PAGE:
In 1944, Samuel Huston College initiated a short-lived, but significant program devoted to lectures and musical performances. Its “Artist Series,” a collaboration with Wesley Chapel Methodist Church, offered Austin’s wider African American community a longed for venue for intellectual and art music events. It was necessary for these institutions to create an all black event series, since African Americans were excluded from all other classical music concerts and other public talks hosted by the university and the Austin Symphony Society.
The lack of such cultural opportunities was poignant, for Austin was one of the major black intellectual centers in Texas and the Southwest. Although small in size in comparison to Houston or Dallas, the capital had two black colleges. Hoping to offer the wider community opportunities denied to them by the city’s segregated institutions, Samuel Huston created its own space to hear poetry, opera, piano recitals, and political speeches.
The reach and vision of the series was grand and, during its relatively short life, it hosted some of the most important members of the African American intelligentsia in the United States. In its first season alone, it hosted W.E.B. Dubois, Langston Hughes, Adam Clayton Powell, Jr., and Roland Hayes, all seminar figures in black cultural life. The series soon became a key institution for asserting the intellectual and creative equality of African Americans across Texas. In 1945, it expanded beyond Austin and presented its events in Dallas, Houston, San Antonio, Waco, and Fort Worth as well.
In spite of the weighty significance of her previous appearance before the Lincoln Memorial, Anderson’s concert in UT’s Gregory gym on March 19th, 1945 was before a segregated audience. African Americans who had season tickets to the Artist Series were allowed to attend, but were forced to sit in a separate section on the bleachers. Anderson’s concert was an exception in “high” culture events in Austin at the time. Typically, African Americans were not admitted at all. This was the limited accommodation that the University of Texas in the 1940s was willing to make to the growing voices of the African American community. The stage mirrored the audience: Anderson sang as a guest with the all-white Austin Symphony orchestra, just as blacks remained isolated as visitors amongst Anglo UT students (this was also the case when Anderson appeared in Gregory Gym a second time in 1949).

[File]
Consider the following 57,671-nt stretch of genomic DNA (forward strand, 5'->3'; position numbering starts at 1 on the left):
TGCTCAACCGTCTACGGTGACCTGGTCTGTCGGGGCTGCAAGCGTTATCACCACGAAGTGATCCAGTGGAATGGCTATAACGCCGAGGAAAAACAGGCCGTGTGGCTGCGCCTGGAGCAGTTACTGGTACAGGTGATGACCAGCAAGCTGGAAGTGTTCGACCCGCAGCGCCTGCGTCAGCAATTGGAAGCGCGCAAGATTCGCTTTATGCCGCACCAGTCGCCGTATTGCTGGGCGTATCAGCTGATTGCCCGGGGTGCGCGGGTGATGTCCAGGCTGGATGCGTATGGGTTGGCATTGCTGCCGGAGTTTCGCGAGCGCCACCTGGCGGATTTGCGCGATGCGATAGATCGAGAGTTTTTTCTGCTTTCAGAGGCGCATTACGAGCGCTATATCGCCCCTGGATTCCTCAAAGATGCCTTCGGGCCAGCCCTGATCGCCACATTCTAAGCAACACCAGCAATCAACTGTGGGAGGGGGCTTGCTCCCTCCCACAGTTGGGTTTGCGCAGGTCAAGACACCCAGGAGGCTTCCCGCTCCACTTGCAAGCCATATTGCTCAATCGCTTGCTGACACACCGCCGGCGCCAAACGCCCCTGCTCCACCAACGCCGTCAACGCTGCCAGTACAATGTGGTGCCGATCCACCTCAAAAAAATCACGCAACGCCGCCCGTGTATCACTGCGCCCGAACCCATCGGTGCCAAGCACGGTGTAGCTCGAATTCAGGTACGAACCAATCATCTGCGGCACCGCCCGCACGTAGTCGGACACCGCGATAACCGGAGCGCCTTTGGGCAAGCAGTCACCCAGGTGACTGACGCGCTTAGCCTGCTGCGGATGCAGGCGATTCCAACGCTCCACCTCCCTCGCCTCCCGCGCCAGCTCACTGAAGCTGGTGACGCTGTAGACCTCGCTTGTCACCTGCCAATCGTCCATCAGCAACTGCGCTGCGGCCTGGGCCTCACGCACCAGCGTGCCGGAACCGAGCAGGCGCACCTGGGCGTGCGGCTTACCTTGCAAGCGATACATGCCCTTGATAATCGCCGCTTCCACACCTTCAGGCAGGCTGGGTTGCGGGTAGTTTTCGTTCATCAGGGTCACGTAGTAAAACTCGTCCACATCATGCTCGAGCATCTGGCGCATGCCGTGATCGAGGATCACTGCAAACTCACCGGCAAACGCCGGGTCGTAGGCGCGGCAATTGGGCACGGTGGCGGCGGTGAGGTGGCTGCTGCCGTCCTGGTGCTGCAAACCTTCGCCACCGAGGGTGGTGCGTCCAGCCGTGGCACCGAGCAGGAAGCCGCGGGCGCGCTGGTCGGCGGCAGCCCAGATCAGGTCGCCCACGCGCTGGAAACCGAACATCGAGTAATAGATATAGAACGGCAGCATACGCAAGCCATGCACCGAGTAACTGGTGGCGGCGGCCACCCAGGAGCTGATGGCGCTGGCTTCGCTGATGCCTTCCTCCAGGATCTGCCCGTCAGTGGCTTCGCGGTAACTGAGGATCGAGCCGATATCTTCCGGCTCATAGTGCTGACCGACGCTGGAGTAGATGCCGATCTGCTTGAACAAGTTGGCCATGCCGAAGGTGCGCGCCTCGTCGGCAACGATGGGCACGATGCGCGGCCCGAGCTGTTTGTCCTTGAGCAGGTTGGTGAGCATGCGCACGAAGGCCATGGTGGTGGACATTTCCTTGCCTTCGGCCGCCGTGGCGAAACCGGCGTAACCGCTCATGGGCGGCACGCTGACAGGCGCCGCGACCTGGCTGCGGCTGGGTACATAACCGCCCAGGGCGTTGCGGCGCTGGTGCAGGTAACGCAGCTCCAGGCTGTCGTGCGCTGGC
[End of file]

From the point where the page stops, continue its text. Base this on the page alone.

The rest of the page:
Many intellectuals and folklorists in the decades around the turn of the century believed that spirituals were the most representative form of African American culture. W.E.B. Dubois, for example, saw them as both the musical embodiment of black experience in the United States—a reflection of the soul of black folk—and the best example of a native American folk form. Dubois characterized them as “the singular heritage of the nation and the greatest gift of the Negro people.”
The presence of spirituals next to pieces by Mozart and Schubert asserted a place for African American music within the Western concert tradition. It declared that African American musical forms—and thus African American performers and audiences—deserved a place in the art music world. Since the late 19th century, many musicologists had argued that classical music demonstrated the superiority of white Europeans; people of color, in their eyes, created a primitive music that betrayed their inherent lack of civilization. White audiences also favored hearing spirituals by black choirs and quartets, but they typically only wanted to hear them next to demeaning plantation songs, not pieces of the Western canon. Concert spirituals, coupled with a song by Schubert or Debussy, were a counter-argument to this claim. They showed that African Americans could not just perform arias and Lieder as well as whites, but could also add significant, unique compositional contributions to the tradition.
Langston Hughes gave a lecture the week after Dubois. Unlike Dubois, who had traveled to Texas specifically to speak to Huston College, Hughes stopped in Austin on a larger speaking tour throughout the South. Less than a month before, he had delivered an inspired attack on segregation on NBC radio’s debate show “America’s Town Meeting on the Air.” Electrified by the publicity and praise he received, he delivered talks at more than fifty different venues.
A year after his appearance in Austin, he reported on the indignities of travel in the South: